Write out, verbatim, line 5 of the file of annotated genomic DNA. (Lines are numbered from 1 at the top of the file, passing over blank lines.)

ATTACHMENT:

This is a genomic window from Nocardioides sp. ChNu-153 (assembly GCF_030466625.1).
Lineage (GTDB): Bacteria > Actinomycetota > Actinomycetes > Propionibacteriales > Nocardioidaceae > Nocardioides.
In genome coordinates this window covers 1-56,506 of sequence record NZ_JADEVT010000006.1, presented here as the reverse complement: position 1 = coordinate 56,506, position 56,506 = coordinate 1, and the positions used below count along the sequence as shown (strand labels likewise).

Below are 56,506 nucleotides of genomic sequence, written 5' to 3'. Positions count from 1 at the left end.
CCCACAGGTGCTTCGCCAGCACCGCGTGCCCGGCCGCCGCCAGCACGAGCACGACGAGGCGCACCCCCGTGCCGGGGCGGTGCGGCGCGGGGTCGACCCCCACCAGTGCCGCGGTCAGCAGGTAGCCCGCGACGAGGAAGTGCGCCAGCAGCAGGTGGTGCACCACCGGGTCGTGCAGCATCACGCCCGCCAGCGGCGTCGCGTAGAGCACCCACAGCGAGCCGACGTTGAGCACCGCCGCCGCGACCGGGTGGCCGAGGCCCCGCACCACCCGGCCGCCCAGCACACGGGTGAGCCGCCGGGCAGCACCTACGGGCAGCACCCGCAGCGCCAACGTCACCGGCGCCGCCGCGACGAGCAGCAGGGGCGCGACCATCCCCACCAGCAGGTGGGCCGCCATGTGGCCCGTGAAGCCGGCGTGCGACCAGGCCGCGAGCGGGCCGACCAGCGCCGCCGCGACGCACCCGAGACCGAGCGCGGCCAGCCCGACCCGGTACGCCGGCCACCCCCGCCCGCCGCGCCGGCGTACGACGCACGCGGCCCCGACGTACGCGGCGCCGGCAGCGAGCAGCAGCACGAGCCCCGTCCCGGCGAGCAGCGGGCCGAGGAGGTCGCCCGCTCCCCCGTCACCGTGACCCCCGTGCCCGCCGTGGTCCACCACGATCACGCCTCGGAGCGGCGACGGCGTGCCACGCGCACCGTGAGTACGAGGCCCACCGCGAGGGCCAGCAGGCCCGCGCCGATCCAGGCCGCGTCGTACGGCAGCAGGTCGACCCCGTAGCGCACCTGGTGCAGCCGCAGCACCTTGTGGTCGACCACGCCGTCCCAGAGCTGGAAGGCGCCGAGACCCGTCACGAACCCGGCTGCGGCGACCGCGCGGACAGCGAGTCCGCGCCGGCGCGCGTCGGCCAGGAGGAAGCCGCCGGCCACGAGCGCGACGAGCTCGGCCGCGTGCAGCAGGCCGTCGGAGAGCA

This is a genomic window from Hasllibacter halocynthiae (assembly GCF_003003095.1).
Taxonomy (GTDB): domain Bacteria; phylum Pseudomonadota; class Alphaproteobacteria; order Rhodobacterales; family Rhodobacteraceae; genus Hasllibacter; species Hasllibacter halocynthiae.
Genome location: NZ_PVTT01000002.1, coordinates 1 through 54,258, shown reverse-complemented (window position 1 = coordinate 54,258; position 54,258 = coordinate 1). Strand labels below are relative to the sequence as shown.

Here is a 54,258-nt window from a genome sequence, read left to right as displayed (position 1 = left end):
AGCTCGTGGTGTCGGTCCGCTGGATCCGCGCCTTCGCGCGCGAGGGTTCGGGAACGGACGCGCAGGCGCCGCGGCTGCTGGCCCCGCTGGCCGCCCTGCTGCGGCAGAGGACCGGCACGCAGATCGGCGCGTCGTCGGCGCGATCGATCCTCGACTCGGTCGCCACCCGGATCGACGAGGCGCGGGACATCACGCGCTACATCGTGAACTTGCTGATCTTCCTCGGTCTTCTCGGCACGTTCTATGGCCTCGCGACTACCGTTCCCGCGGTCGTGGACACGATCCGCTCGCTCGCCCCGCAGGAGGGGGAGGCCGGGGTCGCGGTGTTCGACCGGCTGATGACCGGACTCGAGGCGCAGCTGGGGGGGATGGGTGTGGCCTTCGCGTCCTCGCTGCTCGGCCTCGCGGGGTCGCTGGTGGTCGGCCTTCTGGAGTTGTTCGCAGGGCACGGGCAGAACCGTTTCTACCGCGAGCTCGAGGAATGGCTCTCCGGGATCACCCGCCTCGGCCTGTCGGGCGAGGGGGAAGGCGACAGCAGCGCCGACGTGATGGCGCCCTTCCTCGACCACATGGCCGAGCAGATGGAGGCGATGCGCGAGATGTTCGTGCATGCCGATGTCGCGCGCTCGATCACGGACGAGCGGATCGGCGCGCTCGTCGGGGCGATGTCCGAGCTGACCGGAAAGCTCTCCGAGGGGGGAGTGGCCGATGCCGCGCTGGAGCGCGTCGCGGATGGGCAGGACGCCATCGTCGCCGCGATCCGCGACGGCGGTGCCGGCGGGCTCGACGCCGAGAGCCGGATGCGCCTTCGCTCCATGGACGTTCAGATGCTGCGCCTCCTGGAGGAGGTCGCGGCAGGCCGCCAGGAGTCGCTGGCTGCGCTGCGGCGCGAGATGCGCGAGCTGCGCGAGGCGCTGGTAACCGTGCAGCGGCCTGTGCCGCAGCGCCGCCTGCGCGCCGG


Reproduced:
CCCACAGGTGCTTCGCCAGCACCGCGTGCCCGGCCGCCGCCAGCACGAGCACGACGAGGCGCACCCCCGTGCCGGGGCGGTGCGGCGCGGGGTCGACCCCCACCAGTGCCGCGGTCAGCAGGTAGCCCGCGACGAGGAAGTGCGCCAGCAGCAGGTGGTGCACCACCGGGTCGTGCAGCATCACGCCCGCCAGCGGCGTCGCGTAGAGCACCCACAGCGAGCCGACGTTGAGCACCGCCGCCGCGACCGGGTGGCCGAGGCCCCGCACCACCCGGCCGCCCAGCACACGGGTGAGCCGCCGGGCAGCACCTACGGGCAGCACCCGCAGCGCCAACGTCACCGGCGCCGCCGCGACGAGCAGCAGGGGCGCGACCATCCCCACCAGCAGGTGGGCCGCCATGTGGCCCGTGAAGCCGGCGTGCGACCAGGCCGCGAGCGGGCCGACCAGCGCCGCCGCGACGCACCCGAGACCGAGCGCGGCCAGCCCGACCCGGTACGCCGGCCACCCCCGCCCGCCGCGCCGGCGTACGACGCACGCGGCCCCGACGTACGCGGCGCCGGCAGCGAGCAGCAGCACGAGCCCCGTCCCGGCGAGCAGCGGGCCGAGGAGGTCGCCCGCTCCCCCGTCACCGTGACCCCCGTGCCCGCCGTGGTCCACCACGATCACGCCTCGGAGCGGCGACGGCGTGCCACGCGCACCGTGAGTACGAGGCCCACCGCGAGGGCCAGCAGGCCCGCGCCGATCCAGGCCGCGTCGTACGGCAGCAGGTCGACCCCGTAGCGCACCTGGTGCAGCCGCAGCACCTTGTGGTCGACCACGCCGTCCCAGAGCTGGAAGGCGCCGAGACCCGTCACGAACCCGGCTGCGGCGACCGCGCGGACAGCGAGTCCGCGCCGGCGCGCGTCGGCCAGGAGGAAGCCGCCGGCCACGAGCGCGACGAGCTCGGCCGCGTGCAGCAGGCCGTCGGAGAGCA